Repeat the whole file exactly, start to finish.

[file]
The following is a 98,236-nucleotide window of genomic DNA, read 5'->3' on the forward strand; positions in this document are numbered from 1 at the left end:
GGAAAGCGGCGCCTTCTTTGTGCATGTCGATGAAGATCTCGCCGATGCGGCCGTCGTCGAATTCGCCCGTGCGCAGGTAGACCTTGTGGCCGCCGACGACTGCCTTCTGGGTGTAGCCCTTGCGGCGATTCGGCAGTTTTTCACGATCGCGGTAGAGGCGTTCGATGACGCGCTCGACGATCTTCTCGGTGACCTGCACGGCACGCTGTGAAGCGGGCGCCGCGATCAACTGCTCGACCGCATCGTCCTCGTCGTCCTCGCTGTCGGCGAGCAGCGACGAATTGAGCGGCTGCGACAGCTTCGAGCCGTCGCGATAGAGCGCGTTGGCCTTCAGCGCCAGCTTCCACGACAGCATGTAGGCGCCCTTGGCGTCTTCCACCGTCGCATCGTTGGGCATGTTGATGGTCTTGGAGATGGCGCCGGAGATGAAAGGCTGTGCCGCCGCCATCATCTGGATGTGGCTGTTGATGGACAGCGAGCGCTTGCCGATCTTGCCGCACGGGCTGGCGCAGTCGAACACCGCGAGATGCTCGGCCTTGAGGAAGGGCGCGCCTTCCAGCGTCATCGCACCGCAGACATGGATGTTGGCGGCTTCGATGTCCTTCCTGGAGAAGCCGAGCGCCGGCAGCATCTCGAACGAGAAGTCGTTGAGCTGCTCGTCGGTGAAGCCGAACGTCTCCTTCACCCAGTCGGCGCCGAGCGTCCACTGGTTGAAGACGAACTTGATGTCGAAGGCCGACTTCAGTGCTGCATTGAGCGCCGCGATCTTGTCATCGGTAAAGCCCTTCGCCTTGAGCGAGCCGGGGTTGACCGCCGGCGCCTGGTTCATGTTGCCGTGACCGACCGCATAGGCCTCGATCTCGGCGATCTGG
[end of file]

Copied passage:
The following is a 98,236-nucleotide window of genomic DNA, read 5'->3' on the forward strand; positions in this document are numbered from 1 at the left end:
GGAAAGCGGCGCCTTCTTTGTGCATGTCGATGAAGATCTCGCCGATGCGGCCGTCGTCGAATTCGCCCGTGCGCAGGTAGACCTTGTGGCCGCCGACGACTGCCTTCTGGGTGTAGCCCTTGCGGCGATTCGGCAGTTTTTCACGATCGCGGTAGAGGCGTTCGATGACGCGCTCGACGATCTTCTCGGTGACCTGCACGGCACGCTGTGAAGCGGGCGCCGCGATCAACTGCTCGACCGCATCGTCCTCGTCGTCCTCGCTGTCGGCGAGCAGCGACGAATTGAGCGGCTGCGACAGCTTCGAGCCGTCGCGATAGAGCGCGTTGGCCTTCAGCGCCAGCTTCCACGACAGCATGTAGGCGCCCTTGGCGTCTTCCACCGTCGCATCGTTGGGCATGTTGATGGTCTTGGAGATGGCGCCGGAGATGAAAGGCTGTGCCGCCGCCATCATCTGGATGTGGCTGTTGATGGACAGCGAGCGCTTGCCGATCTTGCCGCACGGGCTGGCGCAGTCGAACACCGCGAGATGCTCGGCCTTGAGGAAGGGCGCGCCTTCCAGCGTCATCGCACCGCAGACATGGATGTTGGCGGCTTCGATGTCCTTCCTGGAGAAGCCGAGCGCCGGCAGCATCTCGAACGAGAAGTCGTTGAGCTGCTCGTCGGTGAAGCCGAACGTCTCCTTCACCCAGTCGGCGCCGAGCGTCCACTGGTTGAAGACGAACTTGATGTCGAAGGCCGACTTCAGTGCTGCATTGAGCGCCGCGATCTTGTCATCGGTAAAGCCCTTCGCCTTGAGCGAGCCGGGGTTGACCGCCGGCGCCTGGTTCATGTTGCCGTGACCGACCGCATAGGCCTCGATCTCGGCGATCTGG